Brussels: reporting the horrible truth

The horrible truth is that ISIS has got what it wanted today: huge publicity for its cause and a dramatic incursion into the consciousness of western publics and politicians. Paradoxically, it has achieved that thanks to our free media. A news media that has covered the Brussels atrocities in extraordinary full and graphic detail, breaking the news with incredible alacrity and admirable professionalism. And it is our vibrant social networks that have amplified the coverage and brought it intimately to anyone with an Internet connection. So our rich media has rewarded, at least in the short term, the terrorist.

So should we have followed the example of Turkey’s Erdoğan who has felt compelled to limit freedom of expression as his country faces multiple terror threats? Of course not. Once you compromise on your liberal values you have lost the war, not just a battle.

It’s easy and natural to react emotionally. I personally was deeply moved today by the resonance of the images of distraught passengers walking from an underground carriage onto half-lit tracks. It took me straight back to the day I programme edited Channel 4 News on the day of the 7/7 bombings.

Brussels metro

I’ve written at length how journalism must allow for empathy and emotion. The human interest of such an awful event must be recognised. But this is not a time for journalists (or anyone else) to make cheap political points or to indulge in knee-jerk ideological rage.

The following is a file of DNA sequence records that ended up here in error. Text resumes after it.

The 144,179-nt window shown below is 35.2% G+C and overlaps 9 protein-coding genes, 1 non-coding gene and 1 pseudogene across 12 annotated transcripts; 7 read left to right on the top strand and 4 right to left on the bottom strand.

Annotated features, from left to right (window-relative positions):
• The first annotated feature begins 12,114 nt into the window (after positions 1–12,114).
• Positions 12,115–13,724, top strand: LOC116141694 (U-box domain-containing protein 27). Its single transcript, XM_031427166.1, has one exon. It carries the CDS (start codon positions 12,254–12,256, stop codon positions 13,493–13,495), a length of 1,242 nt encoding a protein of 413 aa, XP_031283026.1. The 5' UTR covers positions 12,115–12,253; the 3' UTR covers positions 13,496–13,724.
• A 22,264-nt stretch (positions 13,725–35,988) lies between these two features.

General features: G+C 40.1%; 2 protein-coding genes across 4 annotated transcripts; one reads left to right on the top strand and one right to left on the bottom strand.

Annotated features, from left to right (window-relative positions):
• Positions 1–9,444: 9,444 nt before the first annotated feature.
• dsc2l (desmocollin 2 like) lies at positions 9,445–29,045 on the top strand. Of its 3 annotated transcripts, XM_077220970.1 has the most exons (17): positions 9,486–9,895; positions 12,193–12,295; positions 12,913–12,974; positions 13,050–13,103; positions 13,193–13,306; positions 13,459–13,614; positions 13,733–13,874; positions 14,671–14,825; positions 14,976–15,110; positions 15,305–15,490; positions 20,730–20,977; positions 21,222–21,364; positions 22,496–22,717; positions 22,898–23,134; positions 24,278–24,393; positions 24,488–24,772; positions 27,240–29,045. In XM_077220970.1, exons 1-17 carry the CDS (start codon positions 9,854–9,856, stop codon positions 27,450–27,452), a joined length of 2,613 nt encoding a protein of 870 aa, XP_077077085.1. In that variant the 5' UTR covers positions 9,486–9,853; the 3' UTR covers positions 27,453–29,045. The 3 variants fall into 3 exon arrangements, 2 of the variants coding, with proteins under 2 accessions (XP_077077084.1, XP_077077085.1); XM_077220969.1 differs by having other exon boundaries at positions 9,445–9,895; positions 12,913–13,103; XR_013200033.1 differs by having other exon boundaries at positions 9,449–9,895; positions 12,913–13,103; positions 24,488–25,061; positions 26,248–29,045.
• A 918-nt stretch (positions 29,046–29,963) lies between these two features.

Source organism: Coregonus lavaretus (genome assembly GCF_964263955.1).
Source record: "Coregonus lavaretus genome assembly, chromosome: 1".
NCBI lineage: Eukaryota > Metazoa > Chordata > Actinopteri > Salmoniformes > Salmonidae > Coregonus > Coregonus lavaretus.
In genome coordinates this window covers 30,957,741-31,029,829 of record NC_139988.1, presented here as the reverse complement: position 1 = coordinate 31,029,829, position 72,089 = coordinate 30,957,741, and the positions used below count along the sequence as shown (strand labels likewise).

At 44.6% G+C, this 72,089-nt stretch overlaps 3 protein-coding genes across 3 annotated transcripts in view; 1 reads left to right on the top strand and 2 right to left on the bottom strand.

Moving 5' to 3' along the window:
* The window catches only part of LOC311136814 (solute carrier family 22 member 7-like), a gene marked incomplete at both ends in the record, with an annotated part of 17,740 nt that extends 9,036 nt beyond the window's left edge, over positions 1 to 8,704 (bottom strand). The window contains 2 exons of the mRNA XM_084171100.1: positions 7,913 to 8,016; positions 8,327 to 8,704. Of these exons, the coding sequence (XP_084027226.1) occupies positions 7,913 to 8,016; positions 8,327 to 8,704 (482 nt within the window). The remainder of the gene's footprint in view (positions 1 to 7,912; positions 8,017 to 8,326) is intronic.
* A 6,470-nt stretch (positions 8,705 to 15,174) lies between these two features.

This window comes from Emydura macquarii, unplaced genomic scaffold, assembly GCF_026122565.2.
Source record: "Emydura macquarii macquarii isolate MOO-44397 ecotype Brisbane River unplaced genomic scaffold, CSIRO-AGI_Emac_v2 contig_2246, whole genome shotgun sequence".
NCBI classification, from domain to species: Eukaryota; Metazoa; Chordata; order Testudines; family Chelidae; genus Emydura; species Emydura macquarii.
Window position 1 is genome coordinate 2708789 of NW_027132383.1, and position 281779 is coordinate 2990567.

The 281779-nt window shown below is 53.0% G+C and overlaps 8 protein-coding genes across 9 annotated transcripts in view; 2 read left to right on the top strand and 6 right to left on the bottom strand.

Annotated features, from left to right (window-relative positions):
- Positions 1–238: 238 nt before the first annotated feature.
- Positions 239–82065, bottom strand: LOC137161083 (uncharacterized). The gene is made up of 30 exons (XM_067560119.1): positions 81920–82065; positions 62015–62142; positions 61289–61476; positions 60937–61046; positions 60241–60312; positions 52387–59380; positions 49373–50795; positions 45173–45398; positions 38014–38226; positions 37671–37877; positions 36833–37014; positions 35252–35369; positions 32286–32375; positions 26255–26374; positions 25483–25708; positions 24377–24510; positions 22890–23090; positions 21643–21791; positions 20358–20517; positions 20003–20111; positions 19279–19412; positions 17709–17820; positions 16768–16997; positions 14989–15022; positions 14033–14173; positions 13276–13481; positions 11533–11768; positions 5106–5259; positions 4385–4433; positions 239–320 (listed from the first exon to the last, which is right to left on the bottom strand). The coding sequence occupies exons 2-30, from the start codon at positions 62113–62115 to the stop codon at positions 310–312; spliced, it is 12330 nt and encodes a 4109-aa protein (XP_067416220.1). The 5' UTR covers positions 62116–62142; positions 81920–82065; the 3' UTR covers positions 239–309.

We’re better than that.

There is much that we can do through media to lessen the harm and make more resilient our strategic goals.

It’s wonderful to see the expressions of solidarity on social media and the use of networks to offer practical assistance, offering food, shelter and moral support.

It was also impressive to see the verification by mainstream and specialist media outfits filtering out fake imagery and false rumours.

These events are even more impactful now they are amplified by social media. News organisations tell me that they get extraordinary attention for their live broadcasts and their online coverage at these critical moments. It is vital that once the first shock passes that the context is given in a calm and constructive way. Yes, some of the news will feel unbearable — that’s the reality of what has happened. But by explaining and debating the causes and consequences it can help us sustain the very values that are under attack.

How we do that will be the subject of our annual Polis conference on April 21st.

Journalist, LSE media professor, Polis think-tank director. Writes about journalism, UK & global politics

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